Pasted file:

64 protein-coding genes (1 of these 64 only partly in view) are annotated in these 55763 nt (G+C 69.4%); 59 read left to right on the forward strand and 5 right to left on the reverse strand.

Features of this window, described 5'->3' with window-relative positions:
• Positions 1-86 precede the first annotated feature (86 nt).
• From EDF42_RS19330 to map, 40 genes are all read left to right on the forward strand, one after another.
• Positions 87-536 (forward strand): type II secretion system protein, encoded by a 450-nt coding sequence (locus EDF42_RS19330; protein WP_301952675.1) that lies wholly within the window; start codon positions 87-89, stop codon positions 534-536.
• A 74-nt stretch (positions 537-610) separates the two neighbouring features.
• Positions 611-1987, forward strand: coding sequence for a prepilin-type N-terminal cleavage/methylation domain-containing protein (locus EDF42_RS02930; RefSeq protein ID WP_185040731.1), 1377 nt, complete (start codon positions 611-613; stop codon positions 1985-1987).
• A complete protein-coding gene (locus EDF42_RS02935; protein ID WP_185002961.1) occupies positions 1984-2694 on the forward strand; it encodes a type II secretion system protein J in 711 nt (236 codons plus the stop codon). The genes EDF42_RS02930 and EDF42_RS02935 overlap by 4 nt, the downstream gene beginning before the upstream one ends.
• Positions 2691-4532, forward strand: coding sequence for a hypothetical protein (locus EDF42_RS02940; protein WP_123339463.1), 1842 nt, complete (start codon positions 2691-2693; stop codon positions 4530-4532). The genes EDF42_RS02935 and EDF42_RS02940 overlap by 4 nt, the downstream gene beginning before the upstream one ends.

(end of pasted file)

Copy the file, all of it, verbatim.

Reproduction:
64 protein-coding genes (1 of these 64 only partly in view) are annotated in these 55763 nt (G+C 69.4%); 59 read left to right on the forward strand and 5 right to left on the reverse strand.

Features of this window, described 5'->3' with window-relative positions:
• Positions 1-86 precede the first annotated feature (86 nt).
• From EDF42_RS19330 to map, 40 genes are all read left to right on the forward strand, one after another.
• Positions 87-536 (forward strand): type II secretion system protein, encoded by a 450-nt coding sequence (locus EDF42_RS19330; protein WP_301952675.1) that lies wholly within the window; start codon positions 87-89, stop codon positions 534-536.
• A 74-nt stretch (positions 537-610) separates the two neighbouring features.
• Positions 611-1987, forward strand: coding sequence for a prepilin-type N-terminal cleavage/methylation domain-containing protein (locus EDF42_RS02930; RefSeq protein ID WP_185040731.1), 1377 nt, complete (start codon positions 611-613; stop codon positions 1985-1987).
• A complete protein-coding gene (locus EDF42_RS02935; protein ID WP_185002961.1) occupies positions 1984-2694 on the forward strand; it encodes a type II secretion system protein J in 711 nt (236 codons plus the stop codon). The genes EDF42_RS02930 and EDF42_RS02935 overlap by 4 nt, the downstream gene beginning before the upstream one ends.
• Positions 2691-4532, forward strand: coding sequence for a hypothetical protein (locus EDF42_RS02940; protein WP_123339463.1), 1842 nt, complete (start codon positions 2691-2693; stop codon positions 4530-4532). The genes EDF42_RS02935 and EDF42_RS02940 overlap by 4 nt, the downstream gene beginning before the upstream one ends.